Think Boating Safety – There is No Time Like The Present...
by Wayne Spivak, Branch Chief – Training Department, USCG Auxiliary
There is something that every boat owner can be doing during the down time between winterizing your boat and getting ready for the upcoming season.
Think Boating Safety!
There is no time like the present to examine the past boating season, and plan for the next. Maybe you just sold your boat, or are in the process. What type of boat and boating are you now looking forward to? How does this impact the safety of you and your passengers? Are you in need of more boating education? Do you have enough piloting and operating experience in the class of boat that you are purchasing?
Maybe you’re keeping your boat for next season, but found you had some difficulties maneuvering her, or confusion about buoys and how to read them. Again, additional boating education may solve this dilemma.
In either case, you are going to need to either check and see if your safety equipment is current (now is a good time to do this) or what type of equipment you may need to purchase.
Here’s a list of removable or portable safety equipment (I’m taking a very broad view on the word safety). While not all inclusive, it should cover the majority of the equipment you have, whether federally or state mandated or just common sense items:
- anchor’s and anchor rodes – look for corrosion and fray;
- batteries – discharge and service;
- charts, other reference and/or navigational material – check to see if need to be updated;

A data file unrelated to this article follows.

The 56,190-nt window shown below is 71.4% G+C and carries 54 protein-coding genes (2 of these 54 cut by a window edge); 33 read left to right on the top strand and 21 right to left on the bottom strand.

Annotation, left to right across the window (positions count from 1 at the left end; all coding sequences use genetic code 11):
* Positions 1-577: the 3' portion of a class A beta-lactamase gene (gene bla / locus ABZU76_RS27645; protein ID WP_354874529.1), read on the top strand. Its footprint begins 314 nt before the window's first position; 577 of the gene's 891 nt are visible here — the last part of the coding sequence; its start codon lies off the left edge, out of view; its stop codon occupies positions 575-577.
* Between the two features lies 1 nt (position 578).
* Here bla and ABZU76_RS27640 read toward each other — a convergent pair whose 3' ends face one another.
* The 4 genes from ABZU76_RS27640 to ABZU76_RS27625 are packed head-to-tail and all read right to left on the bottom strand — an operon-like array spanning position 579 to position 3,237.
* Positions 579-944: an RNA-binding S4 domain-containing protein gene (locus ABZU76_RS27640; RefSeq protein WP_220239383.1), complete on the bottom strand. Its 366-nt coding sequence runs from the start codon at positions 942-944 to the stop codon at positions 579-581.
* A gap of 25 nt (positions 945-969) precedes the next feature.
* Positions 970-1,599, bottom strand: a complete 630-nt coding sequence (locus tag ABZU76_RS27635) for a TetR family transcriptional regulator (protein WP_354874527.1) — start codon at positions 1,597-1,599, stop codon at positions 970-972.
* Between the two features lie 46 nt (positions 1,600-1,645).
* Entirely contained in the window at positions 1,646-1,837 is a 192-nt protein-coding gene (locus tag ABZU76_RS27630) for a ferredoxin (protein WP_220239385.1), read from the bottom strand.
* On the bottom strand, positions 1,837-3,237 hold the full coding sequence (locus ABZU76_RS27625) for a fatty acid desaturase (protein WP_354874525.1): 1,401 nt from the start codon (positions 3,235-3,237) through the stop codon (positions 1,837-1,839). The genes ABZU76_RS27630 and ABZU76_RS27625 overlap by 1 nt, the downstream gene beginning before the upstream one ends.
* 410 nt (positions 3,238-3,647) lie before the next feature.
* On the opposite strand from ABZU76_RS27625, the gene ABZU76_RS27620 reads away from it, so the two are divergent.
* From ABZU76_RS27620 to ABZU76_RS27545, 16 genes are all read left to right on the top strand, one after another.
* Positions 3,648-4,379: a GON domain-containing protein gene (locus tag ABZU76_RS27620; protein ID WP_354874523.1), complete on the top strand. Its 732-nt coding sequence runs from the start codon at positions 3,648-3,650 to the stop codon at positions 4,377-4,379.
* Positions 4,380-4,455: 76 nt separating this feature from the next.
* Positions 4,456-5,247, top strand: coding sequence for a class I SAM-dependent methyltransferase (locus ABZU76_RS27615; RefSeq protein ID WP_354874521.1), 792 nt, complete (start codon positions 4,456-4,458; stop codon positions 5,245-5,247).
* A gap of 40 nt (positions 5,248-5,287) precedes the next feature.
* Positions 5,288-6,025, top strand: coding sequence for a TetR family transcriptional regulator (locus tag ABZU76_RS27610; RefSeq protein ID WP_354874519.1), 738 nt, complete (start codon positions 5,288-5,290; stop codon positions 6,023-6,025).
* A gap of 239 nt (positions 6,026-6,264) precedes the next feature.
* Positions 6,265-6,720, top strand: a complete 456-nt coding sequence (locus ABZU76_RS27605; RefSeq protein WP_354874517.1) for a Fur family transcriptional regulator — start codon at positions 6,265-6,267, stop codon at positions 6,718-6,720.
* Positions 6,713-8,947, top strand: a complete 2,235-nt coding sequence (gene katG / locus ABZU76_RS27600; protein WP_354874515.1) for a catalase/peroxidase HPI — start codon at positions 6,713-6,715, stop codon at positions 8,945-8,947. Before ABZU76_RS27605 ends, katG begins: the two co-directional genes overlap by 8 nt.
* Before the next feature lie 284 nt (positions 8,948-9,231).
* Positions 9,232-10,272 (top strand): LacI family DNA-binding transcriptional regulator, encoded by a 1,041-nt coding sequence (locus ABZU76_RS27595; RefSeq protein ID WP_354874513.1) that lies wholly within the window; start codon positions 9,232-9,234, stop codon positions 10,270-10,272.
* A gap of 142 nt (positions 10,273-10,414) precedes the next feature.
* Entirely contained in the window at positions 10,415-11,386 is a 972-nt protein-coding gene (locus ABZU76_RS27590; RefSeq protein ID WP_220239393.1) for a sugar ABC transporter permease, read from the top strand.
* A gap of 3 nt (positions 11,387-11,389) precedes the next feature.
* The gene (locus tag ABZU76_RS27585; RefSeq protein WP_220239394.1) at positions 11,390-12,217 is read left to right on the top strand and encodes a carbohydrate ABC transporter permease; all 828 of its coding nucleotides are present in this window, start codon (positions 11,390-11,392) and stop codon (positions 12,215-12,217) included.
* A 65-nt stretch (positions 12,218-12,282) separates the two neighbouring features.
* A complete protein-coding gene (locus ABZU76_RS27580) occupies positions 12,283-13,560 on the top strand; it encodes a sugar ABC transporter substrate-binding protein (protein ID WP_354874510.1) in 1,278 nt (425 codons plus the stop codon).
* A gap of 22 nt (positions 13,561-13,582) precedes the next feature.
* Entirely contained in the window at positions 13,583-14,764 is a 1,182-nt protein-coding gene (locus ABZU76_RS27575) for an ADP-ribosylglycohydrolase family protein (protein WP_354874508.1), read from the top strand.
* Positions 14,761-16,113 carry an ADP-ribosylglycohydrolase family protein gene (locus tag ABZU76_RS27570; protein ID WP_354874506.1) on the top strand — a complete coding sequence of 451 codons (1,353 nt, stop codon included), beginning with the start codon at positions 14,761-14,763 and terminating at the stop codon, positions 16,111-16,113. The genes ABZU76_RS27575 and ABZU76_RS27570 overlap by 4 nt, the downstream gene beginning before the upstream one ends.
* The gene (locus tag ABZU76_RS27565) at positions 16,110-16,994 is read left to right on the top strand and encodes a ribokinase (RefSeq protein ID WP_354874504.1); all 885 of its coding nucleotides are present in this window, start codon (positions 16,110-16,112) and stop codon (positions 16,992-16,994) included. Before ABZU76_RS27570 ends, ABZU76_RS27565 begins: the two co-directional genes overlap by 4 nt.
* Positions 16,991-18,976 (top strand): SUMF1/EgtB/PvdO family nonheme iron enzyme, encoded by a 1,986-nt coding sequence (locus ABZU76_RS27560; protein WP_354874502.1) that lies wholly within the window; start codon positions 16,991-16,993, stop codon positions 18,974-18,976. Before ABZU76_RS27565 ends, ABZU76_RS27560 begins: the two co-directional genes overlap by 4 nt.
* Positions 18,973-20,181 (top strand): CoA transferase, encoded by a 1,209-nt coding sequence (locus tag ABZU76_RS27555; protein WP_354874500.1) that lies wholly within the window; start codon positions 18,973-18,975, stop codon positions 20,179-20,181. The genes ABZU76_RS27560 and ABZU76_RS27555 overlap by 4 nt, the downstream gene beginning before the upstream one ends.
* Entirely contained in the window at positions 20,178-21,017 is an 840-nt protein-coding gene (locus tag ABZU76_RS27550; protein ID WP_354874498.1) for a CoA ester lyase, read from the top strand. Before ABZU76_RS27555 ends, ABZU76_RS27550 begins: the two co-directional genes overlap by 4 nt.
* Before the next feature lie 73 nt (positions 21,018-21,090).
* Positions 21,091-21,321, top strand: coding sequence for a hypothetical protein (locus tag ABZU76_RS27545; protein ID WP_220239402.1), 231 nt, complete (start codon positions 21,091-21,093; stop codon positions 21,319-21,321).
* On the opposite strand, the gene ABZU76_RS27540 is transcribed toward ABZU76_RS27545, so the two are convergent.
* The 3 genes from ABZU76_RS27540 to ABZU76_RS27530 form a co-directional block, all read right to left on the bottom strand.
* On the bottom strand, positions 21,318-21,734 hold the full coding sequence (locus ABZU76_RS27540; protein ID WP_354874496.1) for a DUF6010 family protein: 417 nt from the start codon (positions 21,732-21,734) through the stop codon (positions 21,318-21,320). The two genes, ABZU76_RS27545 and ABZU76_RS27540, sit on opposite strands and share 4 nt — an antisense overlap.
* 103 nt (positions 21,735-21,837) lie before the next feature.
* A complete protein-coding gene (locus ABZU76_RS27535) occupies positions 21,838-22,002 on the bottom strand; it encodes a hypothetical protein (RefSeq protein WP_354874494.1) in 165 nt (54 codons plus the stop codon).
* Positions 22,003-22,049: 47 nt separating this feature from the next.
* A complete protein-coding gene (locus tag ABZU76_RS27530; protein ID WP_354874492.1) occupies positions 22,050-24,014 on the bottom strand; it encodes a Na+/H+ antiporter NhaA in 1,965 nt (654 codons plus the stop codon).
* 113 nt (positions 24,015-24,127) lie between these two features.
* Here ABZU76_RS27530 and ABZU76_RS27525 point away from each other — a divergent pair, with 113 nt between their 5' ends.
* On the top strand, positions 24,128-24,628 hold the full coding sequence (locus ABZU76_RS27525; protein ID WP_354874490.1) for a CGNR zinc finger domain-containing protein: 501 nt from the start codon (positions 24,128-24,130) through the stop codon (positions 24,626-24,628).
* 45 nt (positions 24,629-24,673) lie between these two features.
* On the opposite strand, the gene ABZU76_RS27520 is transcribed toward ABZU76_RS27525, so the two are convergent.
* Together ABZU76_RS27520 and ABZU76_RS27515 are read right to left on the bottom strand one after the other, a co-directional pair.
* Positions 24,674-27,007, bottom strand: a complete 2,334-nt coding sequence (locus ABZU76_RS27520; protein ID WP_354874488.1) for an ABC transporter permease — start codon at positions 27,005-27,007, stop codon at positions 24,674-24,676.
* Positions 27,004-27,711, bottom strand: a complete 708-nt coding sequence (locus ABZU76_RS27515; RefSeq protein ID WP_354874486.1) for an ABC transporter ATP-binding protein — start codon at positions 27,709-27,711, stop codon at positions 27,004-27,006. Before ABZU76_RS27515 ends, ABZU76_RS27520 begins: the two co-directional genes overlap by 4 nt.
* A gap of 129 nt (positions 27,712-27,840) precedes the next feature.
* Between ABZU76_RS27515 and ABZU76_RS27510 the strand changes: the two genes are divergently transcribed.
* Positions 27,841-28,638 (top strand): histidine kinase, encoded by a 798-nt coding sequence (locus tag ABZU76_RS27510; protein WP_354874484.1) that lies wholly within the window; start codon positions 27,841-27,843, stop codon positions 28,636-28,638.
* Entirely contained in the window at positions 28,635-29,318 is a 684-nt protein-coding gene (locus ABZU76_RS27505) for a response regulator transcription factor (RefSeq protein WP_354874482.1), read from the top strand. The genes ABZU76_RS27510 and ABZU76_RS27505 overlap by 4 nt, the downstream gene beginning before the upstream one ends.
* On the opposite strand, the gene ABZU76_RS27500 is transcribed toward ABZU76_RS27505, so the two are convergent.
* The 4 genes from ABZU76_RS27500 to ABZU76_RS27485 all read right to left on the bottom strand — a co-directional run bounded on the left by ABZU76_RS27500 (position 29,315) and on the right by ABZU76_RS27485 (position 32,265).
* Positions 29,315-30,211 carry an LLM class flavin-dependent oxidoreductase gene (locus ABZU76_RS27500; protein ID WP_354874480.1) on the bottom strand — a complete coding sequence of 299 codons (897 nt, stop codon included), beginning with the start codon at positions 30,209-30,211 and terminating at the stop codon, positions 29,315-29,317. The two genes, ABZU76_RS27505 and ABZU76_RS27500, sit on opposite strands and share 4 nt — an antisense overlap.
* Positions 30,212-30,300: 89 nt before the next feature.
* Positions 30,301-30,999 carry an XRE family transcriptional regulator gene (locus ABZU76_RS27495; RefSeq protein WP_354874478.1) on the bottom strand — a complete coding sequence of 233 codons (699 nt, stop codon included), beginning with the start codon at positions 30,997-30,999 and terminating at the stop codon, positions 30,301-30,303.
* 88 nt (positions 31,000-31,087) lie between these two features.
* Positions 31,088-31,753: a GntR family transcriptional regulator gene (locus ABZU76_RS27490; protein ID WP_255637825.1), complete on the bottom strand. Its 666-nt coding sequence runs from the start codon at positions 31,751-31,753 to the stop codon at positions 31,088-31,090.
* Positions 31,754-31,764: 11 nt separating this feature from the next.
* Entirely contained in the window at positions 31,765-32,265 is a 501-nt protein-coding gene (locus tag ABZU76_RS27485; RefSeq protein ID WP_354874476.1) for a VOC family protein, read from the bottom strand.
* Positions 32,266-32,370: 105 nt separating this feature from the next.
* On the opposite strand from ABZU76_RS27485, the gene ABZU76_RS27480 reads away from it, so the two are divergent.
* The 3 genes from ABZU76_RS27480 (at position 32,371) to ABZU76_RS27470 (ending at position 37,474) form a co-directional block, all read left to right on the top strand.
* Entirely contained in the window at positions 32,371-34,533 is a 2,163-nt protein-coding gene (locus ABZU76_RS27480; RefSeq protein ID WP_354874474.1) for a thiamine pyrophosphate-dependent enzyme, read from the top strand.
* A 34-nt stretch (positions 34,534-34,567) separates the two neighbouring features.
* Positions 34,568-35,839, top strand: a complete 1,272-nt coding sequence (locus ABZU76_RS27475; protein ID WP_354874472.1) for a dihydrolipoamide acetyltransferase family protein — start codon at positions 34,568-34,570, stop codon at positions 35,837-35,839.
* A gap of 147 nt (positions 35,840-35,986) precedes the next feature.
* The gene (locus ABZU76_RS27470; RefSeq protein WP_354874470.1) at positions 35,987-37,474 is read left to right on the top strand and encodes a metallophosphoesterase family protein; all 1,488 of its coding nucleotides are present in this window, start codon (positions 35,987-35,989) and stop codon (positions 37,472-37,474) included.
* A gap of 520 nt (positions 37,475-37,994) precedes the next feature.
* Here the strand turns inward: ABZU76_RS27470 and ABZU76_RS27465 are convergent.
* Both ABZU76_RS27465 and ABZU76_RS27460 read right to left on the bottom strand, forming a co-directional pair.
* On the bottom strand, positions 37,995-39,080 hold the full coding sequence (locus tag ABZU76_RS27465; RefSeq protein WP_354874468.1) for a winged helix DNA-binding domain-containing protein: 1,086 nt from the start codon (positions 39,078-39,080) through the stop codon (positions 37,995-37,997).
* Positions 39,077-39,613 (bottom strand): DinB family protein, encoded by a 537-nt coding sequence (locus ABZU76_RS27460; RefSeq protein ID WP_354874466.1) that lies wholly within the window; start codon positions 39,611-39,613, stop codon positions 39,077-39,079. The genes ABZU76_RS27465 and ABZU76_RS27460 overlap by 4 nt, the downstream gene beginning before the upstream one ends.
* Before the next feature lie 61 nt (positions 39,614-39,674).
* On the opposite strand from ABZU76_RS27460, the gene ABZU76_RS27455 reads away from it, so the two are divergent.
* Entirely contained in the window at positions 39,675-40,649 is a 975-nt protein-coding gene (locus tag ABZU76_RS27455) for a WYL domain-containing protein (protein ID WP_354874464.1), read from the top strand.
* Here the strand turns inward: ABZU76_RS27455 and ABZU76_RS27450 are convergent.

- coolers – clean them and look for mildew and cracks and replace, if necessary;
- emergency rafts – service;
- fire extinguishers – discharge;
- first aid kits and other personal hygiene items- take inventory and replenish;
- flares and other pyrotechnics – check for expiration;
- foul weather gear and harnesses – check for mildew and corrosion and repair as needed;
- lines – check for chafing and fraying;
- LP – look for corrosion and replenish;
- PFD’s – disintegrate, discharge and corrode;
- PIW kits – corrode, disintegrate and repair;
- radio’s, EPIRB’s and other electronics – look for corrosion and dead batteries;
- rags, towels and other protective clothing – clean and replace as necessary;
- sound producing devices – look for corrosion and replenish;
- tool kit – look for corrosion and service;
- weather forecasting equipment – clean, repair and adjust as necessary.
That can be a lot of gear! Use your time expeditiously and it isn’t an “insurmountable task. Remember, the last items to replace are those that have an expiration date – such as flares, and other pyrotechnics and first aid supplies.
Service your equipment, making sure it’s in the best possible shape for the next boating season and that the equipment matches the type of boat and boating habits you intend on using. Take some courses. First Aid courses, small engine repair, safe boating and navigation courses can make this great sport of ours not only more fun, but safer for you, your passengers and the other boaters that you encounter.
For more information about USCG Auxiliary safe boating courses, contact your local Flotilla via either your local Coast Guard unit or on the web at www.cgaux.org. The Coast Guard can be found in your yellow pages or on the web at www.uscg.mil.